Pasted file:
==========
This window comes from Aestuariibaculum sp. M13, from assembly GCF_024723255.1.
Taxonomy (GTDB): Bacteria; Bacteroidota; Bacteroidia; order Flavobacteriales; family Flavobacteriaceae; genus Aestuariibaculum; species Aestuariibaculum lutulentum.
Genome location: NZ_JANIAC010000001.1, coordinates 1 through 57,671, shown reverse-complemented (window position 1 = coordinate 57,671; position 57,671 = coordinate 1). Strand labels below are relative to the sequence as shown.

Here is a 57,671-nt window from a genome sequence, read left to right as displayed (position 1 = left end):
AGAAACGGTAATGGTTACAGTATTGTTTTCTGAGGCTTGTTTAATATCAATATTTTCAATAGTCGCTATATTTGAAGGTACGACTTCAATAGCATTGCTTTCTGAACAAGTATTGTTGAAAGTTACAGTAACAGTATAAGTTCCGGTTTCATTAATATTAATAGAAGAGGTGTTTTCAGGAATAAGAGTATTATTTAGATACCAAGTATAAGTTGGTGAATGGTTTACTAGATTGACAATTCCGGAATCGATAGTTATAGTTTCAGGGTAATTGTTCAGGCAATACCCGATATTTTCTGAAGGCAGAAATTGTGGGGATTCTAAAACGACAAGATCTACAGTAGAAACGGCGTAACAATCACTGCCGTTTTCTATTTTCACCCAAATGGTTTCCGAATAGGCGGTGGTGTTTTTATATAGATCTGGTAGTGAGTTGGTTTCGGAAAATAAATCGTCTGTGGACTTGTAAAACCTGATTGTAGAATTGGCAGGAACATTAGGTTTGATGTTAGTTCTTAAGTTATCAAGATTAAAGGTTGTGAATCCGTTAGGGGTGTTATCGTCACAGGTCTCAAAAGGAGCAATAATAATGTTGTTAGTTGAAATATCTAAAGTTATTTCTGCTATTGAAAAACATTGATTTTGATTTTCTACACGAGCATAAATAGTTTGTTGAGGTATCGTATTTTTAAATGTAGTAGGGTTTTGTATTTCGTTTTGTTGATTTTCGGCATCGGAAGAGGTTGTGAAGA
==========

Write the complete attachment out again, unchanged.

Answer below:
This window comes from Aestuariibaculum sp. M13, from assembly GCF_024723255.1.
Taxonomy (GTDB): Bacteria; Bacteroidota; Bacteroidia; order Flavobacteriales; family Flavobacteriaceae; genus Aestuariibaculum; species Aestuariibaculum lutulentum.
Genome location: NZ_JANIAC010000001.1, coordinates 1 through 57,671, shown reverse-complemented (window position 1 = coordinate 57,671; position 57,671 = coordinate 1). Strand labels below are relative to the sequence as shown.

Here is a 57,671-nt window from a genome sequence, read left to right as displayed (position 1 = left end):
AGAAACGGTAATGGTTACAGTATTGTTTTCTGAGGCTTGTTTAATATCAATATTTTCAATAGTCGCTATATTTGAAGGTACGACTTCAATAGCATTGCTTTCTGAACAAGTATTGTTGAAAGTTACAGTAACAGTATAAGTTCCGGTTTCATTAATATTAATAGAAGAGGTGTTTTCAGGAATAAGAGTATTATTTAGATACCAAGTATAAGTTGGTGAATGGTTTACTAGATTGACAATTCCGGAATCGATAGTTATAGTTTCAGGGTAATTGTTCAGGCAATACCCGATATTTTCTGAAGGCAGAAATTGTGGGGATTCTAAAACGACAAGATCTACAGTAGAAACGGCGTAACAATCACTGCCGTTTTCTATTTTCACCCAAATGGTTTCCGAATAGGCGGTGGTGTTTTTATATAGATCTGGTAGTGAGTTGGTTTCGGAAAATAAATCGTCTGTGGACTTGTAAAACCTGATTGTAGAATTGGCAGGAACATTAGGTTTGATGTTAGTTCTTAAGTTATCAAGATTAAAGGTTGTGAATCCGTTAGGGGTGTTATCGTCACAGGTCTCAAAAGGAGCAATAATAATGTTGTTAGTTGAAATATCTAAAGTTATTTCTGCTATTGAAAAACATTGATTTTGATTTTCTACACGAGCATAAATAGTTTGTTGAGGTATCGTATTTTTAAATGTAGTAGGGTTTTGTATTTCGTTTTGTTGATTTTCGGCATCGGAAGAGGTTGTGAAGA